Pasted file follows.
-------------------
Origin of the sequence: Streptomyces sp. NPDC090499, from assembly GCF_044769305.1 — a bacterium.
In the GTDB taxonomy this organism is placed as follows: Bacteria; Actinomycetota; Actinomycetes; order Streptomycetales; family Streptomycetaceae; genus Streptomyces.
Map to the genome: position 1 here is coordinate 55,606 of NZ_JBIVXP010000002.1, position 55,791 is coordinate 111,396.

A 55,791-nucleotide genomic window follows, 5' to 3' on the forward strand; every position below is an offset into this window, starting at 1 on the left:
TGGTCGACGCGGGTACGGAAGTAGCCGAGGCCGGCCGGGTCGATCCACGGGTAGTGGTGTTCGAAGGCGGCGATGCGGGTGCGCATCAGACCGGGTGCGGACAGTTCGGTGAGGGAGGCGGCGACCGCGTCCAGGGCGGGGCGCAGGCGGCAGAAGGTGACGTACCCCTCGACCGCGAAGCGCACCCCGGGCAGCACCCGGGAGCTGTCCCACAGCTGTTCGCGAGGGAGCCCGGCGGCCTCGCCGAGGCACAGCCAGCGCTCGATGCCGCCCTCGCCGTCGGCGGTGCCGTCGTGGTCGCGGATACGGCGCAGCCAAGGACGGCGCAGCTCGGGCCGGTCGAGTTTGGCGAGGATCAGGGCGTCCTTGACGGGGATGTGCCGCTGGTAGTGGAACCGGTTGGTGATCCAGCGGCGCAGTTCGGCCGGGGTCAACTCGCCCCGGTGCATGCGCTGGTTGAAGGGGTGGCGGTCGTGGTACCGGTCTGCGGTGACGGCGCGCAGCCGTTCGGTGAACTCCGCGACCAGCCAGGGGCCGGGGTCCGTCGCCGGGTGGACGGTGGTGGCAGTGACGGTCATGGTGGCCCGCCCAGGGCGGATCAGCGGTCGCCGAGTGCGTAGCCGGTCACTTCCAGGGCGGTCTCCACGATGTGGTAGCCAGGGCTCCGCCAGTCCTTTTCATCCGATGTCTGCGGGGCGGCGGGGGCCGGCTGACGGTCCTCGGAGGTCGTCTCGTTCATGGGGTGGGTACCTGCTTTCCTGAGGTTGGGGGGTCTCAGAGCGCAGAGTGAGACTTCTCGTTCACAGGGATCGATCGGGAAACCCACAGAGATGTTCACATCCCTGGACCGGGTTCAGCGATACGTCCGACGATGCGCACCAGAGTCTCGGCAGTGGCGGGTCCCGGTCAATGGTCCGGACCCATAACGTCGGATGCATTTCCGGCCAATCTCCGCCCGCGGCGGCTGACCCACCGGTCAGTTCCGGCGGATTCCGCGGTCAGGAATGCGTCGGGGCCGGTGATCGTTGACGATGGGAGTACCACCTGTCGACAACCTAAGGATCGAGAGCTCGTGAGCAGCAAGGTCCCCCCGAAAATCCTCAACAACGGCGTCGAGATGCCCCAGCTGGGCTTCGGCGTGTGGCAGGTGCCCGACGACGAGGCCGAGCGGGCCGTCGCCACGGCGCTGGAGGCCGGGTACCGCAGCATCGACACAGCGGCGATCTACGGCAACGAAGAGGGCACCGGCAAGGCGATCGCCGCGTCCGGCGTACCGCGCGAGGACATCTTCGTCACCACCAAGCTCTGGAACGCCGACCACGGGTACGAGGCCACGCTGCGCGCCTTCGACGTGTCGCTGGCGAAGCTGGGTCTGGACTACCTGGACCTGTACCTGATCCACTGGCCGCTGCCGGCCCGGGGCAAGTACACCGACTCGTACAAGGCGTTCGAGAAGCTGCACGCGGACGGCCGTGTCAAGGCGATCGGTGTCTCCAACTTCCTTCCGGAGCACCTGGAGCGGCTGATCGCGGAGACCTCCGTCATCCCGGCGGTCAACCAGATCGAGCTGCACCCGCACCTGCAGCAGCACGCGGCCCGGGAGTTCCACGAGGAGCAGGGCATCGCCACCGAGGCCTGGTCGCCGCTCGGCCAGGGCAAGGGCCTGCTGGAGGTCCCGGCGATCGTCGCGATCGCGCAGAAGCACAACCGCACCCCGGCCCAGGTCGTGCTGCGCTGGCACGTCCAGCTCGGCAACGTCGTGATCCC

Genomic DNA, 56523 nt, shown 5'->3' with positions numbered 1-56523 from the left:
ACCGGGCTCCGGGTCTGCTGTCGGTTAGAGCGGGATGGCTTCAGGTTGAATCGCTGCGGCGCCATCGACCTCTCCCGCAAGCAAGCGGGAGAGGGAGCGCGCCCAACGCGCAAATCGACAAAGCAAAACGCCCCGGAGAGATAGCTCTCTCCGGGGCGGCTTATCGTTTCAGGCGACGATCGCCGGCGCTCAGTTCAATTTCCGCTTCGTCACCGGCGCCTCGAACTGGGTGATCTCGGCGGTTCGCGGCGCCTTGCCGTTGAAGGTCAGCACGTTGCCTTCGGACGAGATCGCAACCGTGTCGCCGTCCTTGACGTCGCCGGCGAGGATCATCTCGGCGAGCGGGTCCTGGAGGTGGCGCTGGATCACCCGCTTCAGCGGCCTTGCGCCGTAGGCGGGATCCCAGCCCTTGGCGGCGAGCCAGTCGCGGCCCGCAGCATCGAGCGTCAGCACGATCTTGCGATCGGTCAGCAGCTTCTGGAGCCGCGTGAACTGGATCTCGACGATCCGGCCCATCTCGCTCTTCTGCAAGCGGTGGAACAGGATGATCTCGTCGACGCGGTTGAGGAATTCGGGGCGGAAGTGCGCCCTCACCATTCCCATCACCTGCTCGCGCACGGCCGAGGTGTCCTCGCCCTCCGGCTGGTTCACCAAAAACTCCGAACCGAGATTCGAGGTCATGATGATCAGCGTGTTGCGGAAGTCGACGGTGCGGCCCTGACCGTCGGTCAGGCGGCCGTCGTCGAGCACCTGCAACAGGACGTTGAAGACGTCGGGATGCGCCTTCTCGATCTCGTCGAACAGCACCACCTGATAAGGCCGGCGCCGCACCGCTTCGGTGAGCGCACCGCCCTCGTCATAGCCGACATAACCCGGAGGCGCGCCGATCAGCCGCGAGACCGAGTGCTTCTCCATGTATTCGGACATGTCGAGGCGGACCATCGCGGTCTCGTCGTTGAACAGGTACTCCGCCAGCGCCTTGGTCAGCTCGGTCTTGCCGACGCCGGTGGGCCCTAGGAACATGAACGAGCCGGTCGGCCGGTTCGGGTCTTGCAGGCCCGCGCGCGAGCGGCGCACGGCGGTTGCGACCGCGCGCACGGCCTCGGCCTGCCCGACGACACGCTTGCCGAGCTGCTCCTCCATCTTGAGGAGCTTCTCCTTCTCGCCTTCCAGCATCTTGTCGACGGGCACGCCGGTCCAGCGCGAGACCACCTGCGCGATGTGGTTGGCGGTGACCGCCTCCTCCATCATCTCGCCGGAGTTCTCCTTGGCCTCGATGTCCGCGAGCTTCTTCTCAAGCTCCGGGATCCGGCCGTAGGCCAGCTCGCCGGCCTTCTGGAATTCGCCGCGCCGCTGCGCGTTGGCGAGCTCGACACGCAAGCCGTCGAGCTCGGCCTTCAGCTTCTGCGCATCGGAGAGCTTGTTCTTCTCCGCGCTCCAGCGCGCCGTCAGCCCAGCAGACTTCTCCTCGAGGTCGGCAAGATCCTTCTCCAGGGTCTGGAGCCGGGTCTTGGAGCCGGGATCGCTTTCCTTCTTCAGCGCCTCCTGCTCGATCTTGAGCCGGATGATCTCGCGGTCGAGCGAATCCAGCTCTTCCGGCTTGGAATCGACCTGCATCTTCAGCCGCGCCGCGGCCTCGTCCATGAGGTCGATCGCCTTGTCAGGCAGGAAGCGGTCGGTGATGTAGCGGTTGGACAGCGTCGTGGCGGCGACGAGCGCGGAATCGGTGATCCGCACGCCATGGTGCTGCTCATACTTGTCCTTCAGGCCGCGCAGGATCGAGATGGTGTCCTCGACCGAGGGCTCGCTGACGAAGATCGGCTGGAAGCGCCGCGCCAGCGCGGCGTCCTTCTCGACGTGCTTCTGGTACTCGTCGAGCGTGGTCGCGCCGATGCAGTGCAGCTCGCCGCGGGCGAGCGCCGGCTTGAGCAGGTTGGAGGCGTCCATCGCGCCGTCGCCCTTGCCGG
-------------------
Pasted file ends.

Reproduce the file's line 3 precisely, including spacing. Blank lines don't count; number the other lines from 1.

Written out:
Map to the genome: position 1 here is coordinate 55,606 of NZ_JBIVXP010000002.1, position 55,791 is coordinate 111,396.